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      Construction of a Species-Level Tree of Life for the Insects and Utility in Taxonomic Profiling

      Systematic Biology
      Oxford University Press
      Data integration, data mining, insects, phylogenomics, phyloinformatics, tree of life

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          Although comprehensive phylogenies have proven an invaluable tool in ecology and evolution, their construction is made increasingly challenging both by the scale and structure of publically available sequences. The distinct partition between gene-rich (genomic) and species-rich (DNA barcode) data is a feature of data that has been largely overlooked, yet presents a key obstacle to scaling supermatrix analysis. I present a phyloinformatics framework for draft construction of a species-level phylogeny of insects (Class Insecta). Matrix-building requires separately optimized pipelines for nuclear transcriptomic, mitochondrial genomic, and species-rich markers, whereas tree-building requires hierarchical inference in order to capture species-breadth while retaining deep-level resolution. The phylogeny of insects contains 49,358 species, 13,865 genera, 760 families. Deep-level splits largely reflected previous findings for sections of the tree that are data rich or unambiguous, such as inter-ordinal Endopterygota and Dictyoptera, the recently evolved and relatively homogeneous Lepidoptera, Hymenoptera, Brachycera (Diptera), and Cucujiformia (Coleoptera). However, analysis of bias, matrix construction and gene-tree variation suggests confidence in some relationships (such as in Polyneoptera) is less than has been indicated by the matrix bootstrap method. To assess the utility of the insect tree as a tool in query profiling several tree-based taxonomic assignment methods are compared. Using test data sets with existing taxonomic annotations, a tendency is observed for greater accuracy of species-level assignments where using a fixed comprehensive tree of life in contrast to methods generating smaller de novo reference trees. Described herein is a solution to the discrepancy in the way data are fit into supermatrices. The resulting tree facilitates wider studies of insect diversification and application of advanced descriptions of diversity in community studies, among other presumed applications.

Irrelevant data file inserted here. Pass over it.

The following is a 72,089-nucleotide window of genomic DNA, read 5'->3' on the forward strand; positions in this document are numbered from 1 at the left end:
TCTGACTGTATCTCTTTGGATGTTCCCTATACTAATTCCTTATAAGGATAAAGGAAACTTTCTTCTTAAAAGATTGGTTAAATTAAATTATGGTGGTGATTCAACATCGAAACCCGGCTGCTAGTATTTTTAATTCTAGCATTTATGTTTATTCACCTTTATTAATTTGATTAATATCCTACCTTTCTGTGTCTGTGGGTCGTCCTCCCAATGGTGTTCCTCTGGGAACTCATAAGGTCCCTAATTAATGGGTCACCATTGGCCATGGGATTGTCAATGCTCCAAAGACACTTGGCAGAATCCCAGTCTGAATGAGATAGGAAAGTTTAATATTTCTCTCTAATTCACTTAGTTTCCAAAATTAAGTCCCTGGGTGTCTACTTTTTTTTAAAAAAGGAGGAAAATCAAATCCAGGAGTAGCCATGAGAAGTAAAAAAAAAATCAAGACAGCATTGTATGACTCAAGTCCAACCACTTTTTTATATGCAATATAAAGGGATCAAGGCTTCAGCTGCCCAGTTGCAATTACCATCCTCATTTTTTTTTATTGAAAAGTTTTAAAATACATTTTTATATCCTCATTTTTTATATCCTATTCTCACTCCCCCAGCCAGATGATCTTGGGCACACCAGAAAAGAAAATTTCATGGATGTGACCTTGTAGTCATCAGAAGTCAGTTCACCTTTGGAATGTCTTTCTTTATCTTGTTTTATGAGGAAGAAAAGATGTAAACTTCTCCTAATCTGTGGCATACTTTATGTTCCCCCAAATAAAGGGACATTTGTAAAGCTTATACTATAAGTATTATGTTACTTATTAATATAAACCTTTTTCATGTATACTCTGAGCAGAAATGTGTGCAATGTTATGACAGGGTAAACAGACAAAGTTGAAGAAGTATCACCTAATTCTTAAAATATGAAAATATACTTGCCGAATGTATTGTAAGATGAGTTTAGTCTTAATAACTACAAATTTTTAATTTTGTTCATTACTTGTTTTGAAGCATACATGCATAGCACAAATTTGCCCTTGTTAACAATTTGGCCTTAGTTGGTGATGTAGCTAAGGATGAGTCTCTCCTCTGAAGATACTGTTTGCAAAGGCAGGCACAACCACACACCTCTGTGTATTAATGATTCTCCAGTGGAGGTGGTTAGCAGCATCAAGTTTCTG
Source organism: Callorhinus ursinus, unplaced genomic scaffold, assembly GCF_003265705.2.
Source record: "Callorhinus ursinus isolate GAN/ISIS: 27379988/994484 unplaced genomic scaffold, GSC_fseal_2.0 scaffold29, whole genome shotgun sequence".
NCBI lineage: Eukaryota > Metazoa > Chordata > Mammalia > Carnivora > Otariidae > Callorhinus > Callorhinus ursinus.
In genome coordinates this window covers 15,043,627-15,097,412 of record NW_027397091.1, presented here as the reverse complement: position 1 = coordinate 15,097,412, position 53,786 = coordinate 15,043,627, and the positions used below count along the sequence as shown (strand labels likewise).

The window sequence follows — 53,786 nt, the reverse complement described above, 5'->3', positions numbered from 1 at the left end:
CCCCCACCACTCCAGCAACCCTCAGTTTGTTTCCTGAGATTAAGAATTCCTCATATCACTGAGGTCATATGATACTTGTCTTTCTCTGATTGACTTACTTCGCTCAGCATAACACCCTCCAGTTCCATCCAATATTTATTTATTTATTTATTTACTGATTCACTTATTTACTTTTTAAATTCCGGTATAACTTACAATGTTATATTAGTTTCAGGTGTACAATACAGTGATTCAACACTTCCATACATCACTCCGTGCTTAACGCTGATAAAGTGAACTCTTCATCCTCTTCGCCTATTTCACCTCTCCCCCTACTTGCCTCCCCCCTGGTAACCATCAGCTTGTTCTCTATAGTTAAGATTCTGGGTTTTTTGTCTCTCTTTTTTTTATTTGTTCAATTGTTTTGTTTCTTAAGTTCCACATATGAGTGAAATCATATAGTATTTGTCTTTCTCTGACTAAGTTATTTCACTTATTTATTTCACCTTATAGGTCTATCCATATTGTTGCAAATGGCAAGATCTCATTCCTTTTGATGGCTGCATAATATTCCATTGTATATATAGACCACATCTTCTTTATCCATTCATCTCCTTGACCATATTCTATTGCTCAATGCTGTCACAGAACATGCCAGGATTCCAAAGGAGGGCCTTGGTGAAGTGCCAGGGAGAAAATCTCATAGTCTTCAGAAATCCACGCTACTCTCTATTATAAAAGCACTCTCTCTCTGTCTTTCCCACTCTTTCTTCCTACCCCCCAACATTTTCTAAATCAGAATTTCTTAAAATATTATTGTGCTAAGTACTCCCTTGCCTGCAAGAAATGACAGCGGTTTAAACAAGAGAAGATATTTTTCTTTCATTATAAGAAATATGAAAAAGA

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          Author and article information

          Syst Biol
          Syst. Biol
          Systematic Biology
          Oxford University Press
          May 2017
          25 January 2017
          01 May 2018
          : 66
          : 3
          : 426-439
          Key Laboratory of Zoological Systematics and Evolution, Institute of Zoology, Chinese Academy of Sciences, Beijing 100101, China
          Author notes
          * Correspondence to be sent to: Key Laboratory of Zoological Systematics and Evolution, Institute of Zoology, Chinese Academy of Sciences, Beijing 100101, China; E-mail: dchesters@ 123456ioz.ac.cn

          Associate Editor: Vincent Savolainen

          PMC5837528 PMC5837528 5837528 syw099
          © The Author(s) 2017. Published by Oxford University Press, on behalf of the Society of Systematic Biologists. All rights reserved. For Permissions, please email: journals.permissions@oup.com
          : 20 September 2015
          : 3 November 2015
          : 18 October 2016
          Page count
          Pages: 14
          Funded by: Wellcome Trust 10.13039/100004440
          Regular Articles

          tree of life,phyloinformatics,phylogenomics,insects,data mining,Data integration


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